Oniken does a few things right, but flounders when it comes to the most important parts of the experience. The visuals and audio of the game are a faithful and accurate tribute to the style of classic NES action games, sure. All of the artistic flair in the world can't help a game that simply isn't fun to play, though. Action in Oniken is consistently stiff and frustrating, and while boss encounters can provide brief moments of gratifying gameplay, only the most dedicated of action platformer fans will have the patience to reach those encounters.
Still, despite those issues, Ape Out is simply an outstanding and utterly enjoyable experience. The moment I became that big, angry monkey, I was glued to the screen and never wanted the action to end. The music dropped my jaw, the visuals made my eyes go wide, and the addictive gameplay kept me entranced until I reached the final level. The ape is truly out, my friends.
Arcade Spirits is a successful experiment in creating an inclusive and immersive visual novel experience, it just needs to nail the "novel" part of that experience. Yet, for as flawed as the line-to-line writing of Arcade Spirits can be, I still found myself really enjoying the overall story of the game. Arcade Spirits already won a lot of points with me for being a relatively bite-sized adventure, but I also loved the cast of characters and the casual nature of the entire experience. Unfortunately, a lot of rough writing and dialogue in the game keeps me from truly loving it.
Compile Heart set out to prove they could do something different by making Death end re;Quest, and they absolutely succeeded. Unfortunately, the interesting ideas at the heart of the game are undone by the groan-inducing and lengthy dialogue that often tries too hard to be taken seriously. Edgy writing aside, Death end re;Quest has marvellous gameplay that kept me glued to my controller. It's a strong package for JRPG fans, but you might end up wanting to use that skip button during cutscenes.
Crossover games are nothing new to Bandai Namco or Shonen Jump, so it surprises and disappoints me to see that none of the good aspects or successful mechanics of these previous games made their way into Jump Force at all. Jump Force is a visual mess, It lacks the fun and charm that a wild crossover like this should embrace, and It's just a technical mess from top to bottom. Jump Force is a huge celebration of some of the most iconic manga in history, but it fails to do any of them justice.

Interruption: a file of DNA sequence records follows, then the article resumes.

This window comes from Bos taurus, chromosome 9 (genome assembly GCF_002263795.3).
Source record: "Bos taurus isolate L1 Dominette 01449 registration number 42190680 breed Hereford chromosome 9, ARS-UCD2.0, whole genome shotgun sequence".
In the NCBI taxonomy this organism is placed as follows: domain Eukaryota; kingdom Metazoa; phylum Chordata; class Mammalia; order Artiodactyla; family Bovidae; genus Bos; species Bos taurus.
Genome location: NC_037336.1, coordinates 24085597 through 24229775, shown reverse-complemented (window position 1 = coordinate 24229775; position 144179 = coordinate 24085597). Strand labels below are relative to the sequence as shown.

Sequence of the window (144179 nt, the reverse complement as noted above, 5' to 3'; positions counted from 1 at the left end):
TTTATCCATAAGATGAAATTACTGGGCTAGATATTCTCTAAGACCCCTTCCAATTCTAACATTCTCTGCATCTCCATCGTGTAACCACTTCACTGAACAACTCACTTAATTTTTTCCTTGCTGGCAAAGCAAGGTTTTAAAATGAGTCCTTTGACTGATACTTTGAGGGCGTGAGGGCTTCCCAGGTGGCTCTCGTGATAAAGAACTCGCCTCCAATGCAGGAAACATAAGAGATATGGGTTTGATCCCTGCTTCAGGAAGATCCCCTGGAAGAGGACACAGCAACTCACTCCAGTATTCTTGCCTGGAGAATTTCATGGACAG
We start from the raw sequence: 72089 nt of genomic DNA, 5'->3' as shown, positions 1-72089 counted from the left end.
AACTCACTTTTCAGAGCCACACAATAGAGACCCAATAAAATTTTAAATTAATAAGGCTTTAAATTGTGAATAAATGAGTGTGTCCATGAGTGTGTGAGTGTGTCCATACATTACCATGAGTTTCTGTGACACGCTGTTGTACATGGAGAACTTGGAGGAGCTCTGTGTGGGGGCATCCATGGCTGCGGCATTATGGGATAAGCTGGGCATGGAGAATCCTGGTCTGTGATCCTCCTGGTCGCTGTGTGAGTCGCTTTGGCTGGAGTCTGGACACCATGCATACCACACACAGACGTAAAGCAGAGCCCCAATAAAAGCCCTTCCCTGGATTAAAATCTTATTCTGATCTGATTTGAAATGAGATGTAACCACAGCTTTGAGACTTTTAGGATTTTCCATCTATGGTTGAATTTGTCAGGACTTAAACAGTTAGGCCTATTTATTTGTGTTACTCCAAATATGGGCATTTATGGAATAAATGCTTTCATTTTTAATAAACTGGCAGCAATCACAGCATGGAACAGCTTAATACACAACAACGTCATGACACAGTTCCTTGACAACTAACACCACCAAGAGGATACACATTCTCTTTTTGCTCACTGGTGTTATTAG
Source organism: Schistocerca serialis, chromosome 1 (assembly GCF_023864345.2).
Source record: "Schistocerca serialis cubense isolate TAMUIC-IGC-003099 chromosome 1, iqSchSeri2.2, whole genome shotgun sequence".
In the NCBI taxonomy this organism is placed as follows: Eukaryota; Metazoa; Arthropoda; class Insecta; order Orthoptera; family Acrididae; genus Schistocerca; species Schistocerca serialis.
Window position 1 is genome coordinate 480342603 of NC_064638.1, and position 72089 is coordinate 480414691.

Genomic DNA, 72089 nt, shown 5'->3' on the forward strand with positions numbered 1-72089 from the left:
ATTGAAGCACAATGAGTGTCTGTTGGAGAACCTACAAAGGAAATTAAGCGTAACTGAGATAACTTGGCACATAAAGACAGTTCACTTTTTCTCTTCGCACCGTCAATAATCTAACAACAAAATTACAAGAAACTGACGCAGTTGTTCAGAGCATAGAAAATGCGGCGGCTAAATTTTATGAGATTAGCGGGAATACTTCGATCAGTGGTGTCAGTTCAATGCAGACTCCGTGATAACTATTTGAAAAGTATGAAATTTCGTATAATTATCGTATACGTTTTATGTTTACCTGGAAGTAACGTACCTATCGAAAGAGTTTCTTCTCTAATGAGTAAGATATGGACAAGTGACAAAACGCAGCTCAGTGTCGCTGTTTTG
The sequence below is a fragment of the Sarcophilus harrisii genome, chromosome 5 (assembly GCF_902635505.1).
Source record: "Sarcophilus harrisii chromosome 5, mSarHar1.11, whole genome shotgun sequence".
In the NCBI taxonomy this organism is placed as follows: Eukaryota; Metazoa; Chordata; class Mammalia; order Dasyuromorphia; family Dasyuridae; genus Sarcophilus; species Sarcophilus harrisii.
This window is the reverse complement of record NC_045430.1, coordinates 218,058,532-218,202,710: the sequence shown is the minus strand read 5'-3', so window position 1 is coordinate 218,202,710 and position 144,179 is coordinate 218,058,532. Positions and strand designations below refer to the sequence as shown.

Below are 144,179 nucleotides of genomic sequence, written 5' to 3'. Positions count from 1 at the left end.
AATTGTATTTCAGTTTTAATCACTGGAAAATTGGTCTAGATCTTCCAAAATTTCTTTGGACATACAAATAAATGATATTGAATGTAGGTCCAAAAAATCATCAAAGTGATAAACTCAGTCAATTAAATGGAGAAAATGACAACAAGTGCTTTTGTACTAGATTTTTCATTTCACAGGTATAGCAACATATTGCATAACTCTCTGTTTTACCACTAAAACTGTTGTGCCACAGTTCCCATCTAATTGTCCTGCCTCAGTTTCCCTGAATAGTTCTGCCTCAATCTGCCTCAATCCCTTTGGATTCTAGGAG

My favorite gaming experiences are the ones that elicit a pure and physical response from me. Whether it's a horror game making me clench my cheeks or a story-driven game dropping my jaw and pulling a tear from my eye, those kinds of experiences are the ones that stick with me the most. With Pikuniku, I was smiling and laughing throughout the entire thing, and too few games get that kind of response out of me. Pikuniku is a treasure of a game, and I can't wait to see more from this team.
Senran Kagura Burst Re:Newal is a breath of fresh air after the fumbles of the last few games in the series. I got on board with this franchise for the unique characters and addictive combat, and this game has both of those things in spades. It's a treat to see the origins of the cast redone on home console, but if you've never played a single game in the series before, Burst Re:Newal is the best this franchise has to offer for you.